During the first presidential debate on September 26, Hillary Clinton made the claim that The Great Recession emerged “in large part because of tax policies that slashed taxes on the wealthy, failed to invest in the middle class, took their eyes off of Wall Street, and created a perfect storm.” Pulitzer Prize-winning fact-checking site Politifact has rated this claim “mostly false.”
The website talked to economists of many political persuasions, writing:
On the left, Dean Baker, co-director of the liberal Center for Economic Policy and Research, said he wouldn’t just call tax cuts a minor factor in causing the recession — he said he “can’t think of any way they were a factor at all.” If anything, he said, “the conventional wisdom goes the other way — tax cuts tend to increase the deficit, which pushes up interest rates and in turn drags down house prices.”
On the right, Dan Mitchell, an economist with the libertarian Cato Institute, agreed. “Hillary is spouting nonsense,” he said. “No economic theory links tax cuts — or, for that matter, tax increases — to financial market meltdowns.”
Other economists we contacted echoed these sentiments.
“Clinton is on solid ground criticizing Bush’s tax cuts, but blaming them for the recession goes too far,” said Bruce Bartlett, a former Ronald Reagan aide who has sometimes broken with some conservative orthodoxies. “One can certainly say that the Bush tax cuts failed to raise economic growth or lower unemployment to any significant degree, and one can argue that the Reagan tax cuts were not especially stimulative as well. But to argue that the Bush tax cuts caused the 2008-09 recession is a stretch.”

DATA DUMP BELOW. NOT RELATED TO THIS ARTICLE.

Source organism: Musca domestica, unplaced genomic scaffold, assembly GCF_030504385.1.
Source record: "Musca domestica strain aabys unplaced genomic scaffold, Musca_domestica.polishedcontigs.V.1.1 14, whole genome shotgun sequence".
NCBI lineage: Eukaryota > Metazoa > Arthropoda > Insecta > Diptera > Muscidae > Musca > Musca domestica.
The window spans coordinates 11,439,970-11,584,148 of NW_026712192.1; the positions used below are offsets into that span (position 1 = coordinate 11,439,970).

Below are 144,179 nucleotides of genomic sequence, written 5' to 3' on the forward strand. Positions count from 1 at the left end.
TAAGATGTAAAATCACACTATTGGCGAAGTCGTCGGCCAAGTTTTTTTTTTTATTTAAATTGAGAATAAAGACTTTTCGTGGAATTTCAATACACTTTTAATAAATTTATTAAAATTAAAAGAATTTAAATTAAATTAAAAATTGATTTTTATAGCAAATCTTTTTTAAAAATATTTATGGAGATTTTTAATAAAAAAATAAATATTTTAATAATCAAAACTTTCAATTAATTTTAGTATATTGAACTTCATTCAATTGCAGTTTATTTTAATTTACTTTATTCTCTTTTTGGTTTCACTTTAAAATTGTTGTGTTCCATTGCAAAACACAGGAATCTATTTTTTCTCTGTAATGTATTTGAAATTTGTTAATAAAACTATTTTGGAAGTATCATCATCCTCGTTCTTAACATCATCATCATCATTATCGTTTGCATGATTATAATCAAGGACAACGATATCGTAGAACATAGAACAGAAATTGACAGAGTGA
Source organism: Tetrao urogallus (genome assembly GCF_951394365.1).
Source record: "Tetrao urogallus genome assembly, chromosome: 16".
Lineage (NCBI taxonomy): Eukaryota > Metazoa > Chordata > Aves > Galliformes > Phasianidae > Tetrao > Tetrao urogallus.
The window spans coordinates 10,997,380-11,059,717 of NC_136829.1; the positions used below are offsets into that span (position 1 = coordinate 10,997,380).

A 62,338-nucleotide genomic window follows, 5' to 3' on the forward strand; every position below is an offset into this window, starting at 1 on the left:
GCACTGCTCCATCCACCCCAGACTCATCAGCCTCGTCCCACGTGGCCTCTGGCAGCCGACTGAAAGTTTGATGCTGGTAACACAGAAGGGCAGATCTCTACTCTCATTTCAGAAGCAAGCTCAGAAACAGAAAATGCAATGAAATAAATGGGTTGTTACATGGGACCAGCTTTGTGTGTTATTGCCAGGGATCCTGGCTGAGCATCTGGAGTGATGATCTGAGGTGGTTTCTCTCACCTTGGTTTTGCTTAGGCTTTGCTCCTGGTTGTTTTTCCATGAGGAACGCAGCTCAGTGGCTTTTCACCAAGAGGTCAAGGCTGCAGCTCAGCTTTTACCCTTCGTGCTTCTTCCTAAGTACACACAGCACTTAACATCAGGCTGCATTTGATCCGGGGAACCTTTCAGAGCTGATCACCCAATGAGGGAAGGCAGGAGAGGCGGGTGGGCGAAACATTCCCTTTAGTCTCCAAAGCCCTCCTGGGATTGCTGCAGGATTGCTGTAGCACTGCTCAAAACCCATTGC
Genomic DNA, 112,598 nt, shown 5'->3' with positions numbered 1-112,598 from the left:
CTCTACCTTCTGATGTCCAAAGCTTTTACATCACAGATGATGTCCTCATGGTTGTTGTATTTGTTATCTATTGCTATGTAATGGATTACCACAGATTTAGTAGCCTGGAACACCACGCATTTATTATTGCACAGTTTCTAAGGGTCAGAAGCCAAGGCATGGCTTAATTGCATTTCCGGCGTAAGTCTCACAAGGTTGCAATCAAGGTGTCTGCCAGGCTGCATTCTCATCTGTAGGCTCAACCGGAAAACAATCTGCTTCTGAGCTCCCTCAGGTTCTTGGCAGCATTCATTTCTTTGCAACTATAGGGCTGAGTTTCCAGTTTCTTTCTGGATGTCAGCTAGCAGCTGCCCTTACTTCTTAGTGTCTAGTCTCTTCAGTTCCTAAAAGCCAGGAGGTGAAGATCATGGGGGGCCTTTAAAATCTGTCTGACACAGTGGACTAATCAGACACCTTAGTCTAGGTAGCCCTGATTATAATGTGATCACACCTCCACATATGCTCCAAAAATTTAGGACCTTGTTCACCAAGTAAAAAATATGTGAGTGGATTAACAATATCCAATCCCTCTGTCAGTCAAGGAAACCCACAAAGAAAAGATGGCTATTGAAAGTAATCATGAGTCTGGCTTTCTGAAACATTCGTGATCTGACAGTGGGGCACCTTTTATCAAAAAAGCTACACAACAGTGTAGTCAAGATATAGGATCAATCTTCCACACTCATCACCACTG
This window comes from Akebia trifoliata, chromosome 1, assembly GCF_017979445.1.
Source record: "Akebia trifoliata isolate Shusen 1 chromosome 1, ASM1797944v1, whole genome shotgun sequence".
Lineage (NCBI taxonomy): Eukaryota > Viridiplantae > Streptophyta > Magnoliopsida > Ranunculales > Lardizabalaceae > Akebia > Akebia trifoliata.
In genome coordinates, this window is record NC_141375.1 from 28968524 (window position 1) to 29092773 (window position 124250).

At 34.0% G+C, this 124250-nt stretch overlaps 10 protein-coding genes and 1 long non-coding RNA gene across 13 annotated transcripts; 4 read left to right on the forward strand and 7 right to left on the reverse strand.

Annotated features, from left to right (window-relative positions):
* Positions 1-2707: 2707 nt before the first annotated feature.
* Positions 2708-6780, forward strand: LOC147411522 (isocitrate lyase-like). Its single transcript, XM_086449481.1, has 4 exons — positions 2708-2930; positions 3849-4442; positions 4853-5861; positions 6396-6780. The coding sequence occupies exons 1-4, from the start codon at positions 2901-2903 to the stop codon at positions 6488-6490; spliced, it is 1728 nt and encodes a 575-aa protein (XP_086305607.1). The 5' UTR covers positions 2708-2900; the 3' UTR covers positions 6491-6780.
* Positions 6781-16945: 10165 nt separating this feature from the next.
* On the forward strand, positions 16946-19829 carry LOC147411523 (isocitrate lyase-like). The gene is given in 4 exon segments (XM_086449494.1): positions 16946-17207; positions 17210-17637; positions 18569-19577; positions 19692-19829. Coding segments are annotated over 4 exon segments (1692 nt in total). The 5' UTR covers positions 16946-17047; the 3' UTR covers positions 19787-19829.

Harvey Rosen, a Princeton University economist who was an official in the administrations of both Bush and his father, said that tax cuts seem like an unlikely culprit, because “historically we’ve had relatively low rates without terrible — or any — recessions.” He added that low tax rates “would not make my list of the top 10 reasons for the recession.”
Accordingly, Politifact comes to the conclusion that Clinton’s statements are “mostly false.” However, it would not be surprising if she continues to attack the progressive bogeyman of “trickle-down economics” throughout the next month. Any number of facts is unlikely to prevent such rhetoric from the Clinton campaign.